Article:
MasterCard’s (NYSE:MC) SpendingPulse recently reported that the 34% decline in sales of luxury items was the highest year-on-year decline of any retail category during the holiday season and that the reduction was led by falling jewelry sales. In such conditions, it is not surprising that Blue Nile (NASDAQ:NILE) recently announced a lackluster Q4 performance.
Q4 revenues of $85.8 million were significantly lower than the Street’s estimates of $92.2 million and recorded a 23.3% reduction over the year. EPS of $0.24 also fell short of the market’s expected $0.34 and recorded a significant 47% decline over the year. For the year, revenues fell by 7.5% to $295 million. EPS of $0.75 were down 28% over the year.
According to a comScore survey, online jewelry sales dropped by 12% in 2008. In comparison, Blue Nile’s dropped 7.5%, which does imply an increase in market share for the company.
Total orders declined by nearly 20% and the average order value decreased 3% to $1,370 in the fourth quarter. By region, US sales fell 24.6% and international sales were down 4.2% in the quarter, primarily driven by the strengthening US dollar. For the year, engagement jewelry sales accounted for 69% of revenues compared to 68% a year ago. The average price of an engagement ring fell marginally to $6,000 from $6,200 in 2007 but continued to remain significantly above the US average of $3,200.
During the quarter Blue Nile repurchased 31,400 shares for $1.2 million. For the year they purchased 1.6 million shares at a total cost of $66.5 million.
The growing recessionary pressures have resulted in a reduction in retail jewelry capacity. In the United States, there was a 5% decline in the number of jewelers. The traditional brick-and-mortar retailers are highly leveraged and as such cannot sustain a long recession. The conditions have already resulted in a few jewelers succumbing to bankruptcy this year. As the industry consolidates, it opens up additional opportunities for the relatively low fixed cost, low inventory and low capital requirement model on which Blue Nile operates.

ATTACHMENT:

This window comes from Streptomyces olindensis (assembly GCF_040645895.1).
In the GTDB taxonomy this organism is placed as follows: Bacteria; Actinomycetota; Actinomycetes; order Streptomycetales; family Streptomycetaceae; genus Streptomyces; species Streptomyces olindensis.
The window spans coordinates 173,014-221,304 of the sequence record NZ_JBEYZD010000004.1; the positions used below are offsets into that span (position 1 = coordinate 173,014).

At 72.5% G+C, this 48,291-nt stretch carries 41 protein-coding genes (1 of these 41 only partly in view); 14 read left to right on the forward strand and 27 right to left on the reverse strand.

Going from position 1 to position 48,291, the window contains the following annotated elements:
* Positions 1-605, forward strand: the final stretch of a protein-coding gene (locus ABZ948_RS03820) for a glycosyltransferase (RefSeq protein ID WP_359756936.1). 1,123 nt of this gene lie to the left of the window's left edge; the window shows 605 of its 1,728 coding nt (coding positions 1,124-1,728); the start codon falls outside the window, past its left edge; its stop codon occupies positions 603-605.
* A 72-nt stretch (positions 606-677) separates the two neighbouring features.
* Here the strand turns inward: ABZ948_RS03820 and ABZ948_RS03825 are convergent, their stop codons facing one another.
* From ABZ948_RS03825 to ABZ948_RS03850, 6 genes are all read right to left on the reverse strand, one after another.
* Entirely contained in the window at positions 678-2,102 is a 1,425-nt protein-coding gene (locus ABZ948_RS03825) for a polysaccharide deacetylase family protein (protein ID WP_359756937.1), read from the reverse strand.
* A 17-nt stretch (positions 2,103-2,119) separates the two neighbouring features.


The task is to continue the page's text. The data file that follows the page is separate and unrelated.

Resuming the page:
Additionally, diamond prices have started falling after rising over the past few quarters. Since Blue Nile has always focused on optimizing inventory levels, they will be able to benefit more from this decline than traditional jewelers who normally hold a larger inventory. During Q4, Blue Nile managed to reduce their inventory levels by 10% over the year.
For the coming year, besides the cost control measures found in just about every company, Blue Nile is focusing on two key initiatives. First, they aim to continue to improve their customer experience through improvement in web site functionality, product visualization and customer features. I have repeatedly mentioned how they need to improve personalization on their web sites. Though they did not divulge the measures they are adopting for the improvement, hopefully personalization will be one of them.
Second, Blue Nile plans expansion into international markets. In 2008, they expanded their shipping capabilities to over 35 new markets in Europe and Asia Pacific, and increased their international sales by 62.9% to $27.7 million. They plan to improve international customer experience through currency localization and product assortment.
BlueNile is one of my preferred Internet stocks. Their fundamentally strong business model is their biggest asset. The current market pressures are causing them some heartburn, but as I said earlier, this might just be the time to address their up-sell and cross-sell challenges driven by better web site functionality and personalization.
The stock is currently trading at $25.75 with a market capitalization of $373.30 million after having recovered from the five-year lows attained earlier last year. Things will continue to be difficult for a while for the company, so I don’t necessarily recommend buying the stock for the time being.